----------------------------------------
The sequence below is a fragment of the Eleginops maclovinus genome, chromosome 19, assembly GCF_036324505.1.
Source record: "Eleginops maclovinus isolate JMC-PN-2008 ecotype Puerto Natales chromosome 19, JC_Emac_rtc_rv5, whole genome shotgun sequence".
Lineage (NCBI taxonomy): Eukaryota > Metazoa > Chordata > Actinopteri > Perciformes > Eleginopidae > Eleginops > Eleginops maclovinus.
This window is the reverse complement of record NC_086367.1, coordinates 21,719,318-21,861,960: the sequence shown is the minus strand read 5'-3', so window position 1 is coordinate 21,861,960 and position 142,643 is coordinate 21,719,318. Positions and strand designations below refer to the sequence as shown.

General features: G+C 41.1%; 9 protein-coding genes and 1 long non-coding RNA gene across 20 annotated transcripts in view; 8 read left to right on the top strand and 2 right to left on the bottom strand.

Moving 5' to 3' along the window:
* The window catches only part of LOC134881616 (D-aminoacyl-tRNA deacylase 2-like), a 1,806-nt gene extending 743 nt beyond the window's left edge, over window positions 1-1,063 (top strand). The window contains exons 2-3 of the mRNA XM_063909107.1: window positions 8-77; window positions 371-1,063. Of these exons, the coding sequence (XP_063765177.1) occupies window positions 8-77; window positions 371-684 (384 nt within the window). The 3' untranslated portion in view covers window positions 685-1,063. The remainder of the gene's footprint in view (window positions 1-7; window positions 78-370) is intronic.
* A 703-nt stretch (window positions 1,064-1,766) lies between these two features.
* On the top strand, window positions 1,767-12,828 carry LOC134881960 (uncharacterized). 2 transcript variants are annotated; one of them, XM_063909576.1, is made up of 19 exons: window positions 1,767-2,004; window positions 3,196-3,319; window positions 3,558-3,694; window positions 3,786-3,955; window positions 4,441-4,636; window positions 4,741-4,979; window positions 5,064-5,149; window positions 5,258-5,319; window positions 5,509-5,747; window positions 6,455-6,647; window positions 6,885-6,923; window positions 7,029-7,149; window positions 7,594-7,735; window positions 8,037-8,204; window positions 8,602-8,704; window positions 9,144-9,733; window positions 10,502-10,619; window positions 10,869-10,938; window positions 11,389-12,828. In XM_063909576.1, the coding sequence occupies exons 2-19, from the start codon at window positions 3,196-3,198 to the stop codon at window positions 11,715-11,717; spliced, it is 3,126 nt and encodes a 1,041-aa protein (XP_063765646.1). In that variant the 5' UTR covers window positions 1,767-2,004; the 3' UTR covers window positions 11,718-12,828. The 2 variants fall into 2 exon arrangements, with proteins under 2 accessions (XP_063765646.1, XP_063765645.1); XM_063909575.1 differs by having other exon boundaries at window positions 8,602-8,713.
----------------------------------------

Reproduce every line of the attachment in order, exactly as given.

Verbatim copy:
The sequence below is a fragment of the Eleginops maclovinus genome, chromosome 19, assembly GCF_036324505.1.
Source record: "Eleginops maclovinus isolate JMC-PN-2008 ecotype Puerto Natales chromosome 19, JC_Emac_rtc_rv5, whole genome shotgun sequence".
Lineage (NCBI taxonomy): Eukaryota > Metazoa > Chordata > Actinopteri > Perciformes > Eleginopidae > Eleginops > Eleginops maclovinus.
This window is the reverse complement of record NC_086367.1, coordinates 21,719,318-21,861,960: the sequence shown is the minus strand read 5'-3', so window position 1 is coordinate 21,861,960 and position 142,643 is coordinate 21,719,318. Positions and strand designations below refer to the sequence as shown.

General features: G+C 41.1%; 9 protein-coding genes and 1 long non-coding RNA gene across 20 annotated transcripts in view; 8 read left to right on the top strand and 2 right to left on the bottom strand.

Moving 5' to 3' along the window:
* The window catches only part of LOC134881616 (D-aminoacyl-tRNA deacylase 2-like), a 1,806-nt gene extending 743 nt beyond the window's left edge, over window positions 1-1,063 (top strand). The window contains exons 2-3 of the mRNA XM_063909107.1: window positions 8-77; window positions 371-1,063. Of these exons, the coding sequence (XP_063765177.1) occupies window positions 8-77; window positions 371-684 (384 nt within the window). The 3' untranslated portion in view covers window positions 685-1,063. The remainder of the gene's footprint in view (window positions 1-7; window positions 78-370) is intronic.
* A 703-nt stretch (window positions 1,064-1,766) lies between these two features.
* On the top strand, window positions 1,767-12,828 carry LOC134881960 (uncharacterized). 2 transcript variants are annotated; one of them, XM_063909576.1, is made up of 19 exons: window positions 1,767-2,004; window positions 3,196-3,319; window positions 3,558-3,694; window positions 3,786-3,955; window positions 4,441-4,636; window positions 4,741-4,979; window positions 5,064-5,149; window positions 5,258-5,319; window positions 5,509-5,747; window positions 6,455-6,647; window positions 6,885-6,923; window positions 7,029-7,149; window positions 7,594-7,735; window positions 8,037-8,204; window positions 8,602-8,704; window positions 9,144-9,733; window positions 10,502-10,619; window positions 10,869-10,938; window positions 11,389-12,828. In XM_063909576.1, the coding sequence occupies exons 2-19, from the start codon at window positions 3,196-3,198 to the stop codon at window positions 11,715-11,717; spliced, it is 3,126 nt and encodes a 1,041-aa protein (XP_063765646.1). In that variant the 5' UTR covers window positions 1,767-2,004; the 3' UTR covers window positions 11,718-12,828. The 2 variants fall into 2 exon arrangements, with proteins under 2 accessions (XP_063765646.1, XP_063765645.1); XM_063909575.1 differs by having other exon boundaries at window positions 8,602-8,713.